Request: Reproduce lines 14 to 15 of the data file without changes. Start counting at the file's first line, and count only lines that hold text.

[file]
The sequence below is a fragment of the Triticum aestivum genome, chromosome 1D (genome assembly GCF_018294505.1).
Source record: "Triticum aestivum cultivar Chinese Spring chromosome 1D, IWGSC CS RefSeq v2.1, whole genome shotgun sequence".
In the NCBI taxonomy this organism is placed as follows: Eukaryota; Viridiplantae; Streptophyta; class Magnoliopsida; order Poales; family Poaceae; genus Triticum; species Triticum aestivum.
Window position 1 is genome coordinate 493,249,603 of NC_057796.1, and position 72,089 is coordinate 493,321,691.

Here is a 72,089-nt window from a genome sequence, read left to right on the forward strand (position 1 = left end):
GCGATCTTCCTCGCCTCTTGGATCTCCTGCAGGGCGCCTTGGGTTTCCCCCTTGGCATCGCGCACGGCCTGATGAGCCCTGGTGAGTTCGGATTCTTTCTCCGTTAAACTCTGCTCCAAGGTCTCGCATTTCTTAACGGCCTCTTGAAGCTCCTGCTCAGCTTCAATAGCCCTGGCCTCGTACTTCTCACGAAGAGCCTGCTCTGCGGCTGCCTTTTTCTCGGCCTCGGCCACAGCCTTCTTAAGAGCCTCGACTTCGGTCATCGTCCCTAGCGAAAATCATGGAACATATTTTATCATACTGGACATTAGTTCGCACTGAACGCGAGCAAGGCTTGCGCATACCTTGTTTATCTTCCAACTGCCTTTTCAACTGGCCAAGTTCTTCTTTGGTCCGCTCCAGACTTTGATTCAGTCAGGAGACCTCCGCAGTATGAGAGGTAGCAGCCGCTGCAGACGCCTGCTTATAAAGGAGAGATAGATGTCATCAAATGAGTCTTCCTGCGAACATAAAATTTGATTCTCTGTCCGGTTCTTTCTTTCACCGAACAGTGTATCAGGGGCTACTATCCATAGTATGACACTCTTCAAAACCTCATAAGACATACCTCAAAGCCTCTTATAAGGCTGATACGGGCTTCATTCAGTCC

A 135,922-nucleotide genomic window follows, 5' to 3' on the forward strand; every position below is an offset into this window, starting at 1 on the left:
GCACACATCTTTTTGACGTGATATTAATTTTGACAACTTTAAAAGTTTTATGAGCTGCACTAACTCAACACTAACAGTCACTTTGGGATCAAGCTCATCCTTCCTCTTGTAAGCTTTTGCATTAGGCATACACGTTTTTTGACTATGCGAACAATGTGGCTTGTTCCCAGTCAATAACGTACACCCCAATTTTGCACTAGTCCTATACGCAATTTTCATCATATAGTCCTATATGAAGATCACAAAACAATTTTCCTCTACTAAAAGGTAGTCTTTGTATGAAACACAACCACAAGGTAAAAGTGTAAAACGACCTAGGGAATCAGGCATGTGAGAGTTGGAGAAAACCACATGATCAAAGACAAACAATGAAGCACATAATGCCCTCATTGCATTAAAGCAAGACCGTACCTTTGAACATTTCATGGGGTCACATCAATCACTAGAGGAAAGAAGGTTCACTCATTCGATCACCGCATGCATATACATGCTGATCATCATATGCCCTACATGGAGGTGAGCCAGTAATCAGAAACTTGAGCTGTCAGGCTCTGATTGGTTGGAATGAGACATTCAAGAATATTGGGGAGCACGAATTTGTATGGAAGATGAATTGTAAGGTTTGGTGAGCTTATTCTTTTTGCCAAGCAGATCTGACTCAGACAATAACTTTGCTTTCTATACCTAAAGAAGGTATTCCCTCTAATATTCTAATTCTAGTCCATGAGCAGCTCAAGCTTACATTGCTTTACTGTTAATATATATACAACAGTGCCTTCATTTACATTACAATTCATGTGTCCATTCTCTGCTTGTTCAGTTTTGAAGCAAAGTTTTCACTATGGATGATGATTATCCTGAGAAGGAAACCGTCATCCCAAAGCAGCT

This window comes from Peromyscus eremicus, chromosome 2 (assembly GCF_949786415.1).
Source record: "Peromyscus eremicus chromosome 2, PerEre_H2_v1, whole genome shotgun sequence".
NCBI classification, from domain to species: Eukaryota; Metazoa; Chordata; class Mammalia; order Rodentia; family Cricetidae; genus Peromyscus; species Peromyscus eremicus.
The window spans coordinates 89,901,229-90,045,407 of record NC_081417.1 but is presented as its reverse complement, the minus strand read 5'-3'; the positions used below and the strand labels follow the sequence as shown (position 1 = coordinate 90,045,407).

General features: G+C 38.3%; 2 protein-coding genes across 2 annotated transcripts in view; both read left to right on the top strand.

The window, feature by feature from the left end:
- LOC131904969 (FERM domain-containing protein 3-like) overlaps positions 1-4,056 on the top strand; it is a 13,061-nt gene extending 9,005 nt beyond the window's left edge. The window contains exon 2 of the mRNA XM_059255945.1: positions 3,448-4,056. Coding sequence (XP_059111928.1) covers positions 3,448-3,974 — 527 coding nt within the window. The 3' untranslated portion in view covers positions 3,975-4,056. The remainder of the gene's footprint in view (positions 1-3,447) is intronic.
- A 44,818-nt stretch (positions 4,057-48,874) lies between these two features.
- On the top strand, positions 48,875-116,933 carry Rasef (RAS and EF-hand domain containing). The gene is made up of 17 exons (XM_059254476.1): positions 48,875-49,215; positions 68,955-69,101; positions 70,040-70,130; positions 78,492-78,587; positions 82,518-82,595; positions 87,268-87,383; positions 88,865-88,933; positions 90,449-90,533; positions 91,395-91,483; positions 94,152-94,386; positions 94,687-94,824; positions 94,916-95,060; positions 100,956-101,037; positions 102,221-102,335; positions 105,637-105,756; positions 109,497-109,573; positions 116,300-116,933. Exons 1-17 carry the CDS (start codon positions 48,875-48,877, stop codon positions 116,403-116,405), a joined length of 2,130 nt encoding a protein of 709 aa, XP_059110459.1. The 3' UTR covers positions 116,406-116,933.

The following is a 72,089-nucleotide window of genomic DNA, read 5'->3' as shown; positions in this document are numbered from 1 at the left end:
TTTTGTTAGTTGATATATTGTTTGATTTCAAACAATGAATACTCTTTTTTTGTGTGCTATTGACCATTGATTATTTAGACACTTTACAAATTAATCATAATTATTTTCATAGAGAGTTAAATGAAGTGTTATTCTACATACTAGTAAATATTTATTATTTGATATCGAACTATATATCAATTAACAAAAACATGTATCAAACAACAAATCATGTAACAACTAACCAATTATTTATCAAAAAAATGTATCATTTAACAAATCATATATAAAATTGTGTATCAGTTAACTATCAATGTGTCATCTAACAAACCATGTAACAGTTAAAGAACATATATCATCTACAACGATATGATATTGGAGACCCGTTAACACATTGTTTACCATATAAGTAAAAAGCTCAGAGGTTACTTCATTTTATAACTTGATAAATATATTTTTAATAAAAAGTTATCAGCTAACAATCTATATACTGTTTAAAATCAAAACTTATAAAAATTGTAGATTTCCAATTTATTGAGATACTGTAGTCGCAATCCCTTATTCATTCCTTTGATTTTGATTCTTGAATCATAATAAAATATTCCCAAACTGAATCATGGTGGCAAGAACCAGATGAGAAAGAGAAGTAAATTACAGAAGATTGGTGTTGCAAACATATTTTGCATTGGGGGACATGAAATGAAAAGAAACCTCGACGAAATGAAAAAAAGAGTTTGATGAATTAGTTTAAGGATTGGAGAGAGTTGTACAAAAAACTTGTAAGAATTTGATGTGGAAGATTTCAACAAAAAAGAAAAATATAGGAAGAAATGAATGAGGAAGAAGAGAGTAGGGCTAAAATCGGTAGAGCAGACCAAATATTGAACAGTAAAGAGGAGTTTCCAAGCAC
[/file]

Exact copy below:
The window, feature by feature from the left end:
- LOC131904969 (FERM domain-containing protein 3-like) overlaps positions 1-4,056 on the top strand; it is a 13,061-nt gene extending 9,005 nt beyond the window's left edge. The window contains exon 2 of the mRNA XM_059255945.1: positions 3,448-4,056. Coding sequence (XP_059111928.1) covers positions 3,448-3,974 — 527 coding nt within the window. The 3' untranslated portion in view covers positions 3,975-4,056. The remainder of the gene's footprint in view (positions 1-3,447) is intronic.